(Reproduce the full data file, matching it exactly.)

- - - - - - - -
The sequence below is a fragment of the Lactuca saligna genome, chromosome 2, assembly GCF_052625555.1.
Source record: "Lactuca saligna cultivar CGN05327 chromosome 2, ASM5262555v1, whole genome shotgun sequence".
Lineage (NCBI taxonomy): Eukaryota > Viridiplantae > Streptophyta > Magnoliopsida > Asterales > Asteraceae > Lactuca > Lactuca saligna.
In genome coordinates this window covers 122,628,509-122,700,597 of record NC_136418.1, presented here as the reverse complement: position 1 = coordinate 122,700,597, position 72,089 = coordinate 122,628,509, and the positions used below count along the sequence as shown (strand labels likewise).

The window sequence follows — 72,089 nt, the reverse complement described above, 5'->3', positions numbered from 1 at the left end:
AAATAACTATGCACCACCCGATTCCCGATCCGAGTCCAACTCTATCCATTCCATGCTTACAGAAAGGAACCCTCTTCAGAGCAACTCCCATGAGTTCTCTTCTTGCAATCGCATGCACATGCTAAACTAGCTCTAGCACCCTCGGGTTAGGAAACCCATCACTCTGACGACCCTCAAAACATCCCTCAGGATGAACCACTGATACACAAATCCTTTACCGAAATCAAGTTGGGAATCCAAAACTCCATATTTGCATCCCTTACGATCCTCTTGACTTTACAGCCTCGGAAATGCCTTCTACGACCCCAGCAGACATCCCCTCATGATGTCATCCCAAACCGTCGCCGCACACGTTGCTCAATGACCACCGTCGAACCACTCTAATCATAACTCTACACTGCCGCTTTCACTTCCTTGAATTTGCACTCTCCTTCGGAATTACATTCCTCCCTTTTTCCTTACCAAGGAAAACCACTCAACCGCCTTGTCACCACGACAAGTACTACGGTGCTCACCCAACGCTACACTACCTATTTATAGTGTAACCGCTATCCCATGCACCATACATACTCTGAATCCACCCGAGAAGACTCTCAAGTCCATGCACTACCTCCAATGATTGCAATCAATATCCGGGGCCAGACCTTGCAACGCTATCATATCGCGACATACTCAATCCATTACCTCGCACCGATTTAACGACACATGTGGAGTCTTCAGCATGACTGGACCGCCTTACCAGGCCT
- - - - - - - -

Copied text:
The sequence below is a fragment of the Lactuca saligna genome, chromosome 2, assembly GCF_052625555.1.
Source record: "Lactuca saligna cultivar CGN05327 chromosome 2, ASM5262555v1, whole genome shotgun sequence".
Lineage (NCBI taxonomy): Eukaryota > Viridiplantae > Streptophyta > Magnoliopsida > Asterales > Asteraceae > Lactuca > Lactuca saligna.
In genome coordinates this window covers 122,628,509-122,700,597 of record NC_136418.1, presented here as the reverse complement: position 1 = coordinate 122,700,597, position 72,089 = coordinate 122,628,509, and the positions used below count along the sequence as shown (strand labels likewise).

The window sequence follows — 72,089 nt, the reverse complement described above, 5'->3', positions numbered from 1 at the left end:
AAATAACTATGCACCACCCGATTCCCGATCCGAGTCCAACTCTATCCATTCCATGCTTACAGAAAGGAACCCTCTTCAGAGCAACTCCCATGAGTTCTCTTCTTGCAATCGCATGCACATGCTAAACTAGCTCTAGCACCCTCGGGTTAGGAAACCCATCACTCTGACGACCCTCAAAACATCCCTCAGGATGAACCACTGATACACAAATCCTTTACCGAAATCAAGTTGGGAATCCAAAACTCCATATTTGCATCCCTTACGATCCTCTTGACTTTACAGCCTCGGAAATGCCTTCTACGACCCCAGCAGACATCCCCTCATGATGTCATCCCAAACCGTCGCCGCACACGTTGCTCAATGACCACCGTCGAACCACTCTAATCATAACTCTACACTGCCGCTTTCACTTCCTTGAATTTGCACTCTCCTTCGGAATTACATTCCTCCCTTTTTCCTTACCAAGGAAAACCACTCAACCGCCTTGTCACCACGACAAGTACTACGGTGCTCACCCAACGCTACACTACCTATTTATAGTGTAACCGCTATCCCATGCACCATACATACTCTGAATCCACCCGAGAAGACTCTCAAGTCCATGCACTACCTCCAATGATTGCAATCAATATCCGGGGCCAGACCTTGCAACGCTATCATATCGCGACATACTCAATCCATTACCTCGCACCGATTTAACGACACATGTGGAGTCTTCAGCATGACTGGACCGCCTTACCAGGCCT